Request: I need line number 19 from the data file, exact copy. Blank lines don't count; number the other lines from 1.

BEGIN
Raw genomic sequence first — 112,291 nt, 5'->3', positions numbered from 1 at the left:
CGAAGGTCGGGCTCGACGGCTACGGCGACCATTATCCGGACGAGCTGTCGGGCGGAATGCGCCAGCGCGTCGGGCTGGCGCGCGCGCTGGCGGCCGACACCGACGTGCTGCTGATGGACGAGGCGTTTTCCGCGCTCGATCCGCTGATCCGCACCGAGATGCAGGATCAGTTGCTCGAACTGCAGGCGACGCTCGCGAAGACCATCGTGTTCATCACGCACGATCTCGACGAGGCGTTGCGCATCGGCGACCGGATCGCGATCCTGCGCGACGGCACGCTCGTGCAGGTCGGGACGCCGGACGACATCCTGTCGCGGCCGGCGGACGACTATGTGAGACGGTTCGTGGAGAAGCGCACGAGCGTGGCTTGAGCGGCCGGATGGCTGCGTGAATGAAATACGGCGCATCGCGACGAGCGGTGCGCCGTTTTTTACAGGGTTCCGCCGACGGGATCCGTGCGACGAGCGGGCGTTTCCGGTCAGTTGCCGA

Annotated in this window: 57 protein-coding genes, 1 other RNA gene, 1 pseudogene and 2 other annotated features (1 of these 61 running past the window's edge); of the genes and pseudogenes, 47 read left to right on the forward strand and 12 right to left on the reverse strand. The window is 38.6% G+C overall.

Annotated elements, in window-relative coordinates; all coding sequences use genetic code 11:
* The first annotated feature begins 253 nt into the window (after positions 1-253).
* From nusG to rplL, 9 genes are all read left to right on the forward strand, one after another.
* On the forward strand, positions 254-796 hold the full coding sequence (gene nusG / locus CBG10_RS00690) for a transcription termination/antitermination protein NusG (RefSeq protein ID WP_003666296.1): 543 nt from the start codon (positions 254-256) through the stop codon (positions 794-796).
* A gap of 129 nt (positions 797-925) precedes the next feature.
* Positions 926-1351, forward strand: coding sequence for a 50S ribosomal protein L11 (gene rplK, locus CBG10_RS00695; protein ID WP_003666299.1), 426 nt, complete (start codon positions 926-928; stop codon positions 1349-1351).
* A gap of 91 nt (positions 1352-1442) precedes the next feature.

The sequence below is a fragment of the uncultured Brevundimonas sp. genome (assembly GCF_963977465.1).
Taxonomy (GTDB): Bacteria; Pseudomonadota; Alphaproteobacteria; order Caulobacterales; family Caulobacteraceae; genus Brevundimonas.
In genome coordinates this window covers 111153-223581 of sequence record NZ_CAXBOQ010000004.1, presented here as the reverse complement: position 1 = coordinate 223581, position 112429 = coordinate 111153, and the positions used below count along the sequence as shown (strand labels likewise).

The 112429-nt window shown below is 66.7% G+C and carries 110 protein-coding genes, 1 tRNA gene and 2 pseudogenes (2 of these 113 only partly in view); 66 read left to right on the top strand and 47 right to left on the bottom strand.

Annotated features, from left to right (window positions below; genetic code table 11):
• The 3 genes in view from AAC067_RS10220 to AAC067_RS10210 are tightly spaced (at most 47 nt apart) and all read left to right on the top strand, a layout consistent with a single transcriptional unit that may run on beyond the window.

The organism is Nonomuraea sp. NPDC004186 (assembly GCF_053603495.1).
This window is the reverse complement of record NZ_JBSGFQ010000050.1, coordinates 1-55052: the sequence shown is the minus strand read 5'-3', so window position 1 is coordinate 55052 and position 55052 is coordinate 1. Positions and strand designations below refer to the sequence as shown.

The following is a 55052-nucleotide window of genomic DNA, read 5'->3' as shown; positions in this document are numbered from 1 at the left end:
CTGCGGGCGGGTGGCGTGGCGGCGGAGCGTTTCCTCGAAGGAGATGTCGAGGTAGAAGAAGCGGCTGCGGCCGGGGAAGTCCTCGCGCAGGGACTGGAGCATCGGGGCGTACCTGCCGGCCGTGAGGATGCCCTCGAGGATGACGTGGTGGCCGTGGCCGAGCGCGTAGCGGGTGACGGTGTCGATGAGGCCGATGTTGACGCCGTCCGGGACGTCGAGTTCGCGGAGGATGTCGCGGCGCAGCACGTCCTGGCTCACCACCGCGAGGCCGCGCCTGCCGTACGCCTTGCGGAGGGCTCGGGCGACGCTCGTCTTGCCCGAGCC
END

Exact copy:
The following is a 55052-nucleotide window of genomic DNA, read 5'->3' as shown; positions in this document are numbered from 1 at the left end: